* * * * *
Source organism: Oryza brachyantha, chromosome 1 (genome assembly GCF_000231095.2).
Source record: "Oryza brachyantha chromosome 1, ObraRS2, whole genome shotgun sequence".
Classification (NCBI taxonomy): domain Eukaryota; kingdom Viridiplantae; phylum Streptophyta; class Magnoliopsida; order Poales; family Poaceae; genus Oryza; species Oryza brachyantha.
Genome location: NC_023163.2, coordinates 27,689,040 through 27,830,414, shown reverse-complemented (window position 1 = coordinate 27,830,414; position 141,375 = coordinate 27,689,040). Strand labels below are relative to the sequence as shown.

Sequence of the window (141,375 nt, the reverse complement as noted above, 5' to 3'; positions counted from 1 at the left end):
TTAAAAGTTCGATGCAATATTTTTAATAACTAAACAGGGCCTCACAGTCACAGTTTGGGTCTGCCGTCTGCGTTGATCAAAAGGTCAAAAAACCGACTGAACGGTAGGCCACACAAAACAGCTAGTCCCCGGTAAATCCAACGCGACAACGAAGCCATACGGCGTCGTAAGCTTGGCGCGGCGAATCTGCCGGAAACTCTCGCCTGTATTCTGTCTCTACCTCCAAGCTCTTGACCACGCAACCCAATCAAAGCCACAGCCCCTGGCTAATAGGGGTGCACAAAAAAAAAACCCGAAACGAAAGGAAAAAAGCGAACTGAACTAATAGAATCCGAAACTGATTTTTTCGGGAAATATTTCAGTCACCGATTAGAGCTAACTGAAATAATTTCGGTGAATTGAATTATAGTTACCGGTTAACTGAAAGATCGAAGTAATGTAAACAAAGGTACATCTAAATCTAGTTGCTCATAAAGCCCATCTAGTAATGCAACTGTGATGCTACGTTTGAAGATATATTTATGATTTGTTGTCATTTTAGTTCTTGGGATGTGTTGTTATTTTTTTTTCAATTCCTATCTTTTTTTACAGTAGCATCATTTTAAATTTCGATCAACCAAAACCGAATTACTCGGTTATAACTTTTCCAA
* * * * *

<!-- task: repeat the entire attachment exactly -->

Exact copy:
Source organism: Oryza brachyantha, chromosome 1 (genome assembly GCF_000231095.2).
Source record: "Oryza brachyantha chromosome 1, ObraRS2, whole genome shotgun sequence".
Classification (NCBI taxonomy): domain Eukaryota; kingdom Viridiplantae; phylum Streptophyta; class Magnoliopsida; order Poales; family Poaceae; genus Oryza; species Oryza brachyantha.
Genome location: NC_023163.2, coordinates 27,689,040 through 27,830,414, shown reverse-complemented (window position 1 = coordinate 27,830,414; position 141,375 = coordinate 27,689,040). Strand labels below are relative to the sequence as shown.

Sequence of the window (141,375 nt, the reverse complement as noted above, 5' to 3'; positions counted from 1 at the left end):
TTAAAAGTTCGATGCAATATTTTTAATAACTAAACAGGGCCTCACAGTCACAGTTTGGGTCTGCCGTCTGCGTTGATCAAAAGGTCAAAAAACCGACTGAACGGTAGGCCACACAAAACAGCTAGTCCCCGGTAAATCCAACGCGACAACGAAGCCATACGGCGTCGTAAGCTTGGCGCGGCGAATCTGCCGGAAACTCTCGCCTGTATTCTGTCTCTACCTCCAAGCTCTTGACCACGCAACCCAATCAAAGCCACAGCCCCTGGCTAATAGGGGTGCACAAAAAAAAAACCCGAAACGAAAGGAAAAAAGCGAACTGAACTAATAGAATCCGAAACTGATTTTTTCGGGAAATATTTCAGTCACCGATTAGAGCTAACTGAAATAATTTCGGTGAATTGAATTATAGTTACCGGTTAACTGAAAGATCGAAGTAATGTAAACAAAGGTACATCTAAATCTAGTTGCTCATAAAGCCCATCTAGTAATGCAACTGTGATGCTACGTTTGAAGATATATTTATGATTTGTTGTCATTTTAGTTCTTGGGATGTGTTGTTATTTTTTTTTCAATTCCTATCTTTTTTTACAGTAGCATCATTTTAAATTTCGATCAACCAAAACCGAATTACTCGGTTATAACTTTTCCAA